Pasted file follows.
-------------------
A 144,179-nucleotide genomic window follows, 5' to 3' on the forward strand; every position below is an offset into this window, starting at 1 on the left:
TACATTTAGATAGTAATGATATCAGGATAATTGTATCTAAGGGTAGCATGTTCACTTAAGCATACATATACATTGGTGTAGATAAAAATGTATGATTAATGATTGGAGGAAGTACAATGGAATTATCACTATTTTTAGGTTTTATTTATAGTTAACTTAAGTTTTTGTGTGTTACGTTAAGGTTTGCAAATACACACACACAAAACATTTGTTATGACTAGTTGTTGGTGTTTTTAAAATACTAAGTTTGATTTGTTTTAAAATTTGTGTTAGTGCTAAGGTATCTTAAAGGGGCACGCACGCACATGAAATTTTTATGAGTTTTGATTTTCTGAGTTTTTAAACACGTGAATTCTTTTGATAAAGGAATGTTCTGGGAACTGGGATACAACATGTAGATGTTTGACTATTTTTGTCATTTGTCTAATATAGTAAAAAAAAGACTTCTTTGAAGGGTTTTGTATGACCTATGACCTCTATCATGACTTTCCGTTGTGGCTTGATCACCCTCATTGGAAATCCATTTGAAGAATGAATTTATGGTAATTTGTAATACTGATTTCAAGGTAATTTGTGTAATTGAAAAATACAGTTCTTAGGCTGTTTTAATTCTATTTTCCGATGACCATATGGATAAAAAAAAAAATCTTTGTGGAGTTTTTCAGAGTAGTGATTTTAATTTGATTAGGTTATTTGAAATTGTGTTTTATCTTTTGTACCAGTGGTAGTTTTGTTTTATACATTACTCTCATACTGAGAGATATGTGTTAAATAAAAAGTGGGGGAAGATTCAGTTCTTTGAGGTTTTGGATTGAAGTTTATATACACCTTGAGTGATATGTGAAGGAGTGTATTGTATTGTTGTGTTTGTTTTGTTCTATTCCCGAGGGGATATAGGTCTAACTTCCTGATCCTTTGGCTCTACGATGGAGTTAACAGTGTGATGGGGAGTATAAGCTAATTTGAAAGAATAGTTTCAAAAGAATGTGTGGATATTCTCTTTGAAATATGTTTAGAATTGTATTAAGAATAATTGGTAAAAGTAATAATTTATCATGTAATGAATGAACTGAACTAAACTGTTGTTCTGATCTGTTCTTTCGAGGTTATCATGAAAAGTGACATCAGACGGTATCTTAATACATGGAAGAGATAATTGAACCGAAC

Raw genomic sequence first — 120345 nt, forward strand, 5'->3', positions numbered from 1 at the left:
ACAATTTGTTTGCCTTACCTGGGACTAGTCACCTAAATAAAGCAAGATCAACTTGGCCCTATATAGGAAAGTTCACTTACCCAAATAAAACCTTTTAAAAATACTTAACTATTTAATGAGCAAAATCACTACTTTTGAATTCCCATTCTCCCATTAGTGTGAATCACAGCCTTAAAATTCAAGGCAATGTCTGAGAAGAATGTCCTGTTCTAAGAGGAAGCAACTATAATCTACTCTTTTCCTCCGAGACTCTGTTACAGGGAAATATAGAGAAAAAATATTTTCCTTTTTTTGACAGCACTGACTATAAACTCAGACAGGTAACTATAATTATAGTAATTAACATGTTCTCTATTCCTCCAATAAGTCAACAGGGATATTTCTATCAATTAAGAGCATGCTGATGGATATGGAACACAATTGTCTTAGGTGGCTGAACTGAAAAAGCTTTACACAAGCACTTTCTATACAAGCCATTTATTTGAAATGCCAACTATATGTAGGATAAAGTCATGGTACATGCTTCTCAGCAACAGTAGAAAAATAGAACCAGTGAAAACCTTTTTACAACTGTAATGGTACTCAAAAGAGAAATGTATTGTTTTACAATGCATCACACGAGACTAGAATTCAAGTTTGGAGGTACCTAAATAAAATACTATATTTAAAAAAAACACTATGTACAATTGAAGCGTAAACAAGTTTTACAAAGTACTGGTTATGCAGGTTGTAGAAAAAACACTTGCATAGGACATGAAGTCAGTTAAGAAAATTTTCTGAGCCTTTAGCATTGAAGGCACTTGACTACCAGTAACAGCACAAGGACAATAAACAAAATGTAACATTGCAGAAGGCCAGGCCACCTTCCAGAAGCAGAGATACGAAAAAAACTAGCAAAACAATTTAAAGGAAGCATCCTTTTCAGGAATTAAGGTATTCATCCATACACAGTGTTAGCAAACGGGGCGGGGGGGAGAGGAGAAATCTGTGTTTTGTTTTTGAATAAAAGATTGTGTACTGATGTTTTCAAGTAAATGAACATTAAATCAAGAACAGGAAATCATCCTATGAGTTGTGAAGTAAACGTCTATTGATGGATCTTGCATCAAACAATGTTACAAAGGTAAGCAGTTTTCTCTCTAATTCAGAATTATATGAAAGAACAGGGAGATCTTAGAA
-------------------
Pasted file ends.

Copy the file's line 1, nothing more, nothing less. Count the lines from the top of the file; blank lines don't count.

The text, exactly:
A 144,179-nucleotide genomic window follows, 5' to 3' on the forward strand; every position below is an offset into this window, starting at 1 on the left: